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Social identities in physical activity promotion for sedentary women

Pearson, Erin Leigh (2008) Social identities in physical activity promotion for sedentary women. PhD thesis, Victoria University.

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Abstract

The importance of regular and life long physical activity, both from a physical and medical perspective and from a psychological well-being perspective, is well documented. Also well documented is the reduction, below sufficient levels, in physical activity participation, particularly for populations such as young and mid-life adult women. Physical activity promotion is, thus, of great importance in modern society. In this thesis, my primary aim is to develop ways to enhance the adoption and maintenance of physical activity in young and midlife women. To do so, I have utilised the theoretical conceptions from a dominant social cognitive model, the theory of planned behavior (Ajzen, 1985). Subjective norm has not been a strong predictor of intention or behaviour in research on the theory of planned behavior in physical activity contexts (Symons Downs & Hausenblas, 2005), the reasons for which have been the subject of much debate in the literature. To date, there is disagreement about the conceptualization, measurement, and importance of the variable. In this thesis, I examined the potential of the social identity approach as a basis for making subjective norm more meaningful. In this approach, rather than assessing the influence of a random collection of important others as in the original definition (Ajzen, 1985), subjective norm is conceptualised as the perceived pressure from specific reference groups relevant to self, a conceptualization more in keeping with the social identity approach (Terry & Hogg 1996). I expected that the social identity approach to subjective norms would enhance its ability to predict intentions and be the basis of an effective physical activity intervention. Specifically, I expected that physical activity norms, when presented to women from members of a shared social identity would influence both intentions and behaviour. In the first study, I surveyed 214 women between the ages of 25 and 45 to obtain a list of the potential reference groups that would be relevant for young and midlife women. I asked women to list their self-characteristics and then to rate them on Simon’s (1997) social self-categorisation index. I sorted the self-characteristics into types, and listed the frequency and social identity potential for each type. From the most frequently listed self-characteristic types, I found that the personality-based selfcharacteristics, such as strong independent woman, and spiritual caring woman, had more social identity potential, than the role-based self-characteristics, such as wife or professional. I used these personality-based self-characteristics as the basis for my intervention study. In the second study, I conducted a 3-month physical activity study based on the social identity approach to subjective norm. The intervention was for sedentary women (25 to 45 years), who engaged in less than 150 minutes of exercise per week. In two social identity conditions (SI), I conducted a social identity-based subjective norm manipulation. The first SI condition was for women (n = 26) who identified as strong independent women. The second SI condition was for women (n = 17) who identified as spiritual caring women. In these SI conditions, I made salient the relevant identity, and then provided them with video taped normative support for physical activity from similar women (ingroup). In the personal identity (PI) condition (n =21), I asked women to focus on their individuality and provided them with video-taped information about the importance of physical activity presented by health professionals. Women in all conditions completed physical activity questionnaires preintervention, 2-weeks post-intervention, and questionnaires 3-months later to followup. TPB variables were measured as well group norm (re-conceptualised subjective norm). At the 2-week post-test, I found that women from all conditions increased their level of physical activity and there was no difference between the conditions. At the 3- month post-test, however, only the women in the SI conditions maintained their increased level of physical activity. The physical activity levels for women in the PI condition dropped back to pre-intervention levels. These results indicate that subjective norm-based physical activity interventions can be successful in enabling women’s adoption and maintenance of physical activity, more so, than interventions focused on women’s personal identities. Regression analyses in the second study, conducted to examine the TPB provided some support for the social identity-based approach to subjective norm because subjective norm was shown to be a significant predictor of intention for the SI conditions, but not for the PI condition. In the PI condition, only perceived behavioural control predicted intention. These results indicate that norms can be significant predictors of intention, but only in contexts in which women’s social, rather than personal, identities are salient. Contrary to the theory of planned behavior, however, intention did not predict physical activity in either the PI or SI conditions, indicating that action is not influenced by good intentions alone. Before considering the impact of methodological issues on the findings, I investigated the other factors that were operating in the SI conditions, which could explain the increased and maintained physical activity in the absence of an intention-based explanation. This investigation led me to conclude that the social identity approach to subjective norm I used in the SI intervention conditions created the foundation for automatic goal activation based on auto-motive theory (Bargh, 1990), in which the women were able to bypass the more effortful, intentional route in order to execute their physical activity goals. Much future research is, nevertheless, needed to substantiate this conclusion. In the final study, I conducted focus group discussions about the 3-month physical activity study with 38 women from both the PI and SI intervention conditions. The aim of this study was to provide some evidence for the theoretical explanations I made when discussing the lack of an intention – behaviour relationship in my intervention study. I found some evidence that goals were activated automatically in the SI conditions but not the PI condition, and thus, provided some support for automotive theory, but more controlled experimental research is needed to further substantiate the argument. Overall this thesis shows that a physical activity intervention based on the social, rather than personal, level of self is more effective in enhancing both adoption and maintenance of physical activity for young and midlife women. At this social level of self, I found that subjective norm has more of an influence on intention than the personal variables of attitude and perceived behavioural control, but, for young and midlife women, intention is not a strong predictor of behaviour. This means that enhancing the intentions of young and midlife women to exercise may not be enough to influence their exercise behaviour and that other theoretical approaches should be considered. My research shows that an understanding of the social identity approach and auto-motive theory may enable the development of useful strategies to enhance women’s abilities to convert their intentions into action.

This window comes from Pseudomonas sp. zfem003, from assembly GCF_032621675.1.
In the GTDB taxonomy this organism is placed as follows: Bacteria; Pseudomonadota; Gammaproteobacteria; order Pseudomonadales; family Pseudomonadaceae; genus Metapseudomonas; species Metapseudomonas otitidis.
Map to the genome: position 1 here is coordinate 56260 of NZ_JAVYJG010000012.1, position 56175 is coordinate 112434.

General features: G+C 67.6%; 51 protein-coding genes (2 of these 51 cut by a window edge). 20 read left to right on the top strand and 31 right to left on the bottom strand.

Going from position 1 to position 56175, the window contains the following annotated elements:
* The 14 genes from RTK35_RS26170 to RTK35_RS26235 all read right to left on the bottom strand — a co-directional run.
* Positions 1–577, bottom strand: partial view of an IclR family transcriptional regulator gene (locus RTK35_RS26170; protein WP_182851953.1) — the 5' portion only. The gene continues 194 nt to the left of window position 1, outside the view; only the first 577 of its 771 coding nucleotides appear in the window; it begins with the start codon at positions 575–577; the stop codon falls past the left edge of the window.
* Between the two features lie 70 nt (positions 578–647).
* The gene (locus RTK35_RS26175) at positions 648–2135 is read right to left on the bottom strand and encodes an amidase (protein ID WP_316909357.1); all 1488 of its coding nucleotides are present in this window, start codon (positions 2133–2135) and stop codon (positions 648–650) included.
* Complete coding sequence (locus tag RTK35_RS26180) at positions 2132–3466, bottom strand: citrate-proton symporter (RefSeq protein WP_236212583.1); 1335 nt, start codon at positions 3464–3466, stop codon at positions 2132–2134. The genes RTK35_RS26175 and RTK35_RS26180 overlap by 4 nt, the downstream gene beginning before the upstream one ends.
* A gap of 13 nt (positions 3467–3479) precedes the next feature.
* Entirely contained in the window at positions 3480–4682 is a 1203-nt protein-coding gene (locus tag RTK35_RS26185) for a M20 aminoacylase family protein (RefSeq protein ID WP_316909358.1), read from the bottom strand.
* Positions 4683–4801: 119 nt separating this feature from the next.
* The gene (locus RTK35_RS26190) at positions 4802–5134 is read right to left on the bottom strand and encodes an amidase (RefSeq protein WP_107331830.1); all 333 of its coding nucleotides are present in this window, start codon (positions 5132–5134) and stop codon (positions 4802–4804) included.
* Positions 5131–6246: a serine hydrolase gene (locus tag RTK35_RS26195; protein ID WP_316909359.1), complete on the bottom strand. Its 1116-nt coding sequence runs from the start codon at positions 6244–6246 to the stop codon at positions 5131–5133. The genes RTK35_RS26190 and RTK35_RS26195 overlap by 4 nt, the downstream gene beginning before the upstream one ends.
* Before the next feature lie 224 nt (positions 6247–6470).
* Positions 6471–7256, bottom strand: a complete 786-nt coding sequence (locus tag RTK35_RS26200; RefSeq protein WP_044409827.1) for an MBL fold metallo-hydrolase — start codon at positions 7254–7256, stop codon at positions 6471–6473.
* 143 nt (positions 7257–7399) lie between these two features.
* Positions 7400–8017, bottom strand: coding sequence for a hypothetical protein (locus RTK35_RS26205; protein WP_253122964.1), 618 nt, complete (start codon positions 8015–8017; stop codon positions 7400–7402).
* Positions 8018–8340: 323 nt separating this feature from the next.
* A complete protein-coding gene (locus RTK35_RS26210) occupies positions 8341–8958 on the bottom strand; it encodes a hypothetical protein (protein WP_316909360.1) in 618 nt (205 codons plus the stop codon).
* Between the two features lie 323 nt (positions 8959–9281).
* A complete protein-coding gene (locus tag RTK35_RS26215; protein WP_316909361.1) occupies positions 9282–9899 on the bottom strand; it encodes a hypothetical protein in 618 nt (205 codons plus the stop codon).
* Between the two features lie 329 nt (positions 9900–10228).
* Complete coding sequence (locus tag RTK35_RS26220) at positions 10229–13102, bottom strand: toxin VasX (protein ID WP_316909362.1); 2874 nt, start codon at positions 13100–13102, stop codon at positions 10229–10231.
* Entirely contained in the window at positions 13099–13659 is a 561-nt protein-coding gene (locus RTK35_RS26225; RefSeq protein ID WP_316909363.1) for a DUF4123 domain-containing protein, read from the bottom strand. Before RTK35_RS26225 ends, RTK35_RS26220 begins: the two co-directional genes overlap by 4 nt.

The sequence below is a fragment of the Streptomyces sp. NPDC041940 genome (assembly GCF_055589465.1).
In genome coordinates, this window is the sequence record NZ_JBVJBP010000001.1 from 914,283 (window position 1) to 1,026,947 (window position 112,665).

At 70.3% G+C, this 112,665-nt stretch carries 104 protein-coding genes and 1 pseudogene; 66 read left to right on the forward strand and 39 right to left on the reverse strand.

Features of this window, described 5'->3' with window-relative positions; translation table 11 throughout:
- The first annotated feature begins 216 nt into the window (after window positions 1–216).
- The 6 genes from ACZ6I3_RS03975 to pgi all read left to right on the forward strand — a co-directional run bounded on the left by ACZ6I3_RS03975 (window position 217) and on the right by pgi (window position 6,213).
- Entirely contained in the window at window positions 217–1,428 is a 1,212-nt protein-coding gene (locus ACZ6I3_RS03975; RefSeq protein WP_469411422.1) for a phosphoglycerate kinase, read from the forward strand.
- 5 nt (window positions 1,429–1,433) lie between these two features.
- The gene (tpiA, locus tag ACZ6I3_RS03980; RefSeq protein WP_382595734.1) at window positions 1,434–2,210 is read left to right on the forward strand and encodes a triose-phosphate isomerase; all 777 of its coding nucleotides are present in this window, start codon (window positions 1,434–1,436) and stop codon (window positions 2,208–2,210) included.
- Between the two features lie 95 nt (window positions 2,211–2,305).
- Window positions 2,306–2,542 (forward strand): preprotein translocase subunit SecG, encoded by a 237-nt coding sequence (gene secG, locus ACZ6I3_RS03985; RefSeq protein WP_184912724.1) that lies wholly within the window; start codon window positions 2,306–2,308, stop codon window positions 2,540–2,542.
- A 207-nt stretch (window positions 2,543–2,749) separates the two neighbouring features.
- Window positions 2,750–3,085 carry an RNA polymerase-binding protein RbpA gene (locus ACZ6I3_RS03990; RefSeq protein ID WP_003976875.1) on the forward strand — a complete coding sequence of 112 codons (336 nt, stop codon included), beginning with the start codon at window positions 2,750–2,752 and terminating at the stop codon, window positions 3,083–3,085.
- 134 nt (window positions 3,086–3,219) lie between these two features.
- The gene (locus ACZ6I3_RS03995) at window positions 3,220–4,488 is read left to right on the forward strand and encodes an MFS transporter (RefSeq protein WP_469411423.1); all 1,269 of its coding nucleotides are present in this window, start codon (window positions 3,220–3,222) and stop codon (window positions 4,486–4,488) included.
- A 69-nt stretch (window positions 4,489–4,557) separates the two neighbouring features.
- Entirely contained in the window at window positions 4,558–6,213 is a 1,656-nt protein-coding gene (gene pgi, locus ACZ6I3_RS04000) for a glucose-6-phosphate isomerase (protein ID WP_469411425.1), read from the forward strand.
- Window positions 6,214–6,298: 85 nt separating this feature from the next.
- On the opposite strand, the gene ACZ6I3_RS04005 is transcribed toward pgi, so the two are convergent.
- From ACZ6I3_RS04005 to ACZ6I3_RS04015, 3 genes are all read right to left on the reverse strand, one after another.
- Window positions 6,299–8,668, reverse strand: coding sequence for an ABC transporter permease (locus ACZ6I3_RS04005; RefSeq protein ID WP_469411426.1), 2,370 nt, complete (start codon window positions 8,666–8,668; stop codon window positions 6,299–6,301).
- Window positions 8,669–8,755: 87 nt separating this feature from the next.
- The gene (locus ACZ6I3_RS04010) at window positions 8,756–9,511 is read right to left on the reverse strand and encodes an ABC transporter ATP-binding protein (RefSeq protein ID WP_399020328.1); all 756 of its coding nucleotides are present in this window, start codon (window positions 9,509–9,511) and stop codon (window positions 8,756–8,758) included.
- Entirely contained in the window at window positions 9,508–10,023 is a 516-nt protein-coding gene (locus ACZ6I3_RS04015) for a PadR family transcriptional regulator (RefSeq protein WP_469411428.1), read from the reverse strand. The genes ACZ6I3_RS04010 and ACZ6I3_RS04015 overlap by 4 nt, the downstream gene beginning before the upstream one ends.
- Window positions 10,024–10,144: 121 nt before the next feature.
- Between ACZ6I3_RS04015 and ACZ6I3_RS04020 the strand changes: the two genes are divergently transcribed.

Item Type: Thesis (PhD thesis)
Uncontrolled Keywords: physical fitness for women, exercise for women, health promotion, physical activity, group identity
Subjects: RFCD Classification > 320000 Medical and Health Sciences
Faculty/School/Research Centre/Department > School of Sport and Exercise Science
Depositing User: Bingyan Gu
Date Deposited: 27 Oct 2008 04:51
Last Modified: 23 May 2013 16:40
URI: http://vuir.vu.edu.au/id/eprint/1523